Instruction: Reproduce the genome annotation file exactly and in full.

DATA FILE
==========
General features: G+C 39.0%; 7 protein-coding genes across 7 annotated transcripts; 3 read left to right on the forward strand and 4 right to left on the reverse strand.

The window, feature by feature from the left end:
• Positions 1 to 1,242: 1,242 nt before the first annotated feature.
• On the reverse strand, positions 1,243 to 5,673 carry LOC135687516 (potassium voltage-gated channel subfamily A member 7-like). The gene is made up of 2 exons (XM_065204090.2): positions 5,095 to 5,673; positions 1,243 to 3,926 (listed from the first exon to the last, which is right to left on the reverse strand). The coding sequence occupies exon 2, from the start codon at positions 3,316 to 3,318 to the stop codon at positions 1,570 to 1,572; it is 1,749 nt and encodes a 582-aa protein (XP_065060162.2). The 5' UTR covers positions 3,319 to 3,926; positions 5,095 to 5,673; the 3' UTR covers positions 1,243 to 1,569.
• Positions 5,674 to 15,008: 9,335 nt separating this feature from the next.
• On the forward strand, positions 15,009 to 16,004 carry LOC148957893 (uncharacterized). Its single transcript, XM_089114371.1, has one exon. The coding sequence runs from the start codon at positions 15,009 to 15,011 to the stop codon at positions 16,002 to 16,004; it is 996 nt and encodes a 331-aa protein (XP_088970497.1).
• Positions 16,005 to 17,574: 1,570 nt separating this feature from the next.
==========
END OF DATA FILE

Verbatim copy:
General features: G+C 39.0%; 7 protein-coding genes across 7 annotated transcripts; 3 read left to right on the forward strand and 4 right to left on the reverse strand.

The window, feature by feature from the left end:
• Positions 1 to 1,242: 1,242 nt before the first annotated feature.
• On the reverse strand, positions 1,243 to 5,673 carry LOC135687516 (potassium voltage-gated channel subfamily A member 7-like). The gene is made up of 2 exons (XM_065204090.2): positions 5,095 to 5,673; positions 1,243 to 3,926 (listed from the first exon to the last, which is right to left on the reverse strand). The coding sequence occupies exon 2, from the start codon at positions 3,316 to 3,318 to the stop codon at positions 1,570 to 1,572; it is 1,749 nt and encodes a 582-aa protein (XP_065060162.2). The 5' UTR covers positions 3,319 to 3,926; positions 5,095 to 5,673; the 3' UTR covers positions 1,243 to 1,569.
• Positions 5,674 to 15,008: 9,335 nt separating this feature from the next.
• On the forward strand, positions 15,009 to 16,004 carry LOC148957893 (uncharacterized). Its single transcript, XM_089114371.1, has one exon. The coding sequence runs from the start codon at positions 15,009 to 15,011 to the stop codon at positions 16,002 to 16,004; it is 996 nt and encodes a 331-aa protein (XP_088970497.1).
• Positions 16,005 to 17,574: 1,570 nt separating this feature from the next.